Wayne Mullins gives a pretty good account of Ginsberg-Lennon- Beatles connection in the article – Long John Silver and the Beats. He quotes in part (recalling their very first meeting) Marianne Faithfull‘s account – It’s London, 1965 – «Then Allen Ginsberg came in… He went over to the chair (Bob) Dylan was sitting in and plonked himself down on the armrest…John Lennon broke the silence snarling: “Why don’t you sit a bit closer then, dearie?”, The insinuation – that Allen had a crush on Dylan was intended to demolish (him), but since it wasn’t far from the truth anyway, Allen took it very lightly. The joke was on them, really. He burst out laughing, fell off the arm and onto Lennon’s lap. Allen looked up to him and said, “Have you ever read William Blake, young man?”… And Lennon in his Liverpudlian deadpan said, “Never heard of the man”. Cynthia (Lennon), who wasn’t going to let him get away with this even in jest, chided him; “Oh, John, stop lying.” That broke the ice.»

 
 

as filenameAllen Ginsberg celebrating his 39th birthday in film-maker David Larcher’s Chelsea basement apartment with Miles and Sue Miles.

 
 

Ginsberg with Barbara Rubin, Allen’s 39th birthday party

 
 

There’s also, that same year (on the occasion of that same UK visit, in fact), Allen’s notorious 39th birthday party, attended (a surprise visit, late in the night) by John and Cynthia, George Harrison and Pattie Boyd, (and, fortunately for them, no cameras!). Confronted by an essentially naked Allen (naked, except for a “No Waiting” sign hung around his penis!), Lennon was, apparently, mortified, horrified – “You don’t do that in front of the birds” (the women – sic)”, he allegedly, declared.

Legendary meetings with his heros. In subsequent years, and specifically when John moved to New York City and was politically active in a number of causes, their friendship blossomed. Here’s Allen, from his 1972 PEN Club recommendation (on the occasion of Lennon’s visa-immigration problems), citing him as being, “in the line of descent of (Thomas) Campion, (Edmund) Waller and (John) Dowland fellow language-ayre minstrels celebrated in the great tree of British poesy”. And, again, in a note, written January the following year – “So Lennon’s particularly interesting in English minstrel’s tradition – remember (William) Shakespeare wrote songs, “With a Hey and a Ho and a Hey nonny-o.. with Hey! with Hey! The thrush and the jay”.” “Dull minds observing Lennon transform himself into an angry bodhisattva of song for the masses, have mistaken his verse to be over-simplistic. On the contrary, it’s an ancient perfectly subtle, humble, artful simplicity, the condensation of common social language into hard strong human personal verse”.. “To sum up, Lennon/Ono (Lennon) is a conscious poet coherently adapting traditional poetic song devices to new consciousness, new technology electronic mass ear education; one brilliant development of modern poetry completely realized”.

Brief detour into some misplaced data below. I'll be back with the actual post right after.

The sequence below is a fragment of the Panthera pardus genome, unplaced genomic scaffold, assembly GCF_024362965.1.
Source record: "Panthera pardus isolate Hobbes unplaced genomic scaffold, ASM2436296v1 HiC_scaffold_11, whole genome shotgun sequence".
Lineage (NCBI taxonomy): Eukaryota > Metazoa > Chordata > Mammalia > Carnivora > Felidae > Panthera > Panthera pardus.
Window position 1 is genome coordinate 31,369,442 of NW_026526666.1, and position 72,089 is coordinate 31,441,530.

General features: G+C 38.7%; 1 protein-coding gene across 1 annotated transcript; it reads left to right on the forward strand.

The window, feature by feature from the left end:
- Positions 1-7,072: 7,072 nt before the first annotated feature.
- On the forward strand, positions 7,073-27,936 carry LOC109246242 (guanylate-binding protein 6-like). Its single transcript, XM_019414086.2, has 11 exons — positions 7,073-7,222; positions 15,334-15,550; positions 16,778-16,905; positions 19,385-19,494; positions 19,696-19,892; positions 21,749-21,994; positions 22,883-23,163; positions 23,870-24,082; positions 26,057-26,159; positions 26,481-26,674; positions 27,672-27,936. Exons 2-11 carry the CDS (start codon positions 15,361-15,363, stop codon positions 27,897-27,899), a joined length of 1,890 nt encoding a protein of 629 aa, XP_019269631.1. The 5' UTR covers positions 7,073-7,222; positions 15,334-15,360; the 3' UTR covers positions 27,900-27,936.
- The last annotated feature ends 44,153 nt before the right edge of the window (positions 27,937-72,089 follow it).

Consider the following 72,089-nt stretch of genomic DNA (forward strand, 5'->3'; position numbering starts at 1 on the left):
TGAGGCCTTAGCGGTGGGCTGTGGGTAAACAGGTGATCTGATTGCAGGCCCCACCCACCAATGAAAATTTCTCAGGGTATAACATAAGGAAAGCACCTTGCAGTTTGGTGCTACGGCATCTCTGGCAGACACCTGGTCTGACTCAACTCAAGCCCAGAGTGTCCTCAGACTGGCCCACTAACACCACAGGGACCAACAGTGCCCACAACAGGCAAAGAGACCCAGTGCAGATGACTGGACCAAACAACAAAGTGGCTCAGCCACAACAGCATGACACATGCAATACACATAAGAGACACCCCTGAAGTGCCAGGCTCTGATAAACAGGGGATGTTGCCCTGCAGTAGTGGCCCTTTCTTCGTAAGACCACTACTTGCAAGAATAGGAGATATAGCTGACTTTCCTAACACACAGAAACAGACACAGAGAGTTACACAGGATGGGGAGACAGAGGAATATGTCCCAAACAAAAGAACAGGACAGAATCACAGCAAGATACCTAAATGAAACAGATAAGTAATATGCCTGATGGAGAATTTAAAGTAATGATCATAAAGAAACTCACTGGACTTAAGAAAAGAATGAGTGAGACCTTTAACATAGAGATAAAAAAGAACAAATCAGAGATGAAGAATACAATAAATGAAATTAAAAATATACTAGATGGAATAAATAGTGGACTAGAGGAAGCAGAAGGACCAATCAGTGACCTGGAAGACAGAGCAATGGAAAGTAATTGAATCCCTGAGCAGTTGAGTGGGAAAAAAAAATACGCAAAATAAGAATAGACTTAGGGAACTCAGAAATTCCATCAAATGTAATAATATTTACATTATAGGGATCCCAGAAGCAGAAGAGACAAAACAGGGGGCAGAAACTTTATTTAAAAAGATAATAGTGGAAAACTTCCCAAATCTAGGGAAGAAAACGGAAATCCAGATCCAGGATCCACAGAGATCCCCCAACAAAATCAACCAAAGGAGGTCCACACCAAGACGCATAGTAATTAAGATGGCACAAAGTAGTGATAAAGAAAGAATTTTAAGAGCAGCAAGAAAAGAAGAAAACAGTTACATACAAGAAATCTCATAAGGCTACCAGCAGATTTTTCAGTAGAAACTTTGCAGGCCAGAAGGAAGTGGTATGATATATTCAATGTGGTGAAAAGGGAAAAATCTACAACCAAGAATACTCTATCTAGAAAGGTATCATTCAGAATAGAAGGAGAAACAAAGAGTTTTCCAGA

Finally, this, from a letter (to Barry Miles, circa 1976) – “I was passing by (the) Dakota Apartments last month, phoned upstairs and visited John Lennon and Yoko Ono for an hour. Lennon said he was retired temporarily from the L.A. music scene, staying home with baby and extreme clean diet… Said he was lying sleepless one night listening to WBAI (radio on) earphones and heard someone reciting a long poem, he thought it was (Bob) Dylan till he heard the announcer say it was (Allen) Ginsberg reading Howl…said he’d never read it or understood it before, (he’d eye’d the page but, “I can’t read anything, I can’t get anything from print”), but once hearing it aloud, he suddenly understood, he said, why Dylan had often mentioned me to him, and suddenly realized what (it was) I was doing, and dug it…said he didn’t understand (hadn’t understood) at the time. He’d seen me as some strange interesting American supposed-to-be-a poet hanging around but didn’t understand exactly what my role was. Now he said he understood how close my style was to Dylan’s, and how it influenced Dylan and also dug my voice reciting, the energy…It sure was nice hearing Lennon close the gap, complete that circle and treat me as a fellow artist as he walked me to the door goodbye”.